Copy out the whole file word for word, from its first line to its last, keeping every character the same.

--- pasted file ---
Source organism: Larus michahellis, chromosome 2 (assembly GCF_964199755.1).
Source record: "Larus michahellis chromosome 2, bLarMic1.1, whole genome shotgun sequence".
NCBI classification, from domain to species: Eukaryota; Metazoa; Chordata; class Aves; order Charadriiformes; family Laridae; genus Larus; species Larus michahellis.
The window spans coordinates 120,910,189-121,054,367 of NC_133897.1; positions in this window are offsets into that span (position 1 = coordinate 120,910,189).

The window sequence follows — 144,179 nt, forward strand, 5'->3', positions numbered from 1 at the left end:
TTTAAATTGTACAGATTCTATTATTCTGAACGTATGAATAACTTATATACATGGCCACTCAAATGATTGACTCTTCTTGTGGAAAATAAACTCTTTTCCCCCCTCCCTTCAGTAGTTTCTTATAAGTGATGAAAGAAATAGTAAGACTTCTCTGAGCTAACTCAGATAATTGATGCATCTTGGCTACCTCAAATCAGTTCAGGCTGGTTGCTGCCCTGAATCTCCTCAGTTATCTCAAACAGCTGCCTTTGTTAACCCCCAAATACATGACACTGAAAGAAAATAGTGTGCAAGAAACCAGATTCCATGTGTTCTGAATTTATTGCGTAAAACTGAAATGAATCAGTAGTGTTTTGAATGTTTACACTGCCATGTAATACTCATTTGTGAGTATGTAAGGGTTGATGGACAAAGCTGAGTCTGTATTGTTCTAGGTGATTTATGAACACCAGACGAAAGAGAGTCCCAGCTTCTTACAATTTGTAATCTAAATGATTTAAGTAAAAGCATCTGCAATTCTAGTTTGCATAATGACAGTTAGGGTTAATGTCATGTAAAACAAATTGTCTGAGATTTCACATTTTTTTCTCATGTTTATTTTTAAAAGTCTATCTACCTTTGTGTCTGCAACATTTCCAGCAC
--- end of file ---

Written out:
Source organism: Larus michahellis, chromosome 2 (assembly GCF_964199755.1).
Source record: "Larus michahellis chromosome 2, bLarMic1.1, whole genome shotgun sequence".
NCBI classification, from domain to species: Eukaryota; Metazoa; Chordata; class Aves; order Charadriiformes; family Laridae; genus Larus; species Larus michahellis.
The window spans coordinates 120,910,189-121,054,367 of NC_133897.1; positions in this window are offsets into that span (position 1 = coordinate 120,910,189).

The window sequence follows — 144,179 nt, forward strand, 5'->3', positions numbered from 1 at the left end:
TTTAAATTGTACAGATTCTATTATTCTGAACGTATGAATAACTTATATACATGGCCACTCAAATGATTGACTCTTCTTGTGGAAAATAAACTCTTTTCCCCCCTCCCTTCAGTAGTTTCTTATAAGTGATGAAAGAAATAGTAAGACTTCTCTGAGCTAACTCAGATAATTGATGCATCTTGGCTACCTCAAATCAGTTCAGGCTGGTTGCTGCCCTGAATCTCCTCAGTTATCTCAAACAGCTGCCTTTGTTAACCCCCAAATACATGACACTGAAAGAAAATAGTGTGCAAGAAACCAGATTCCATGTGTTCTGAATTTATTGCGTAAAACTGAAATGAATCAGTAGTGTTTTGAATGTTTACACTGCCATGTAATACTCATTTGTGAGTATGTAAGGGTTGATGGACAAAGCTGAGTCTGTATTGTTCTAGGTGATTTATGAACACCAGACGAAAGAGAGTCCCAGCTTCTTACAATTTGTAATCTAAATGATTTAAGTAAAAGCATCTGCAATTCTAGTTTGCATAATGACAGTTAGGGTTAATGTCATGTAAAACAAATTGTCTGAGATTTCACATTTTTTTCTCATGTTTATTTTTAAAAGTCTATCTACCTTTGTGTCTGCAACATTTCCAGCAC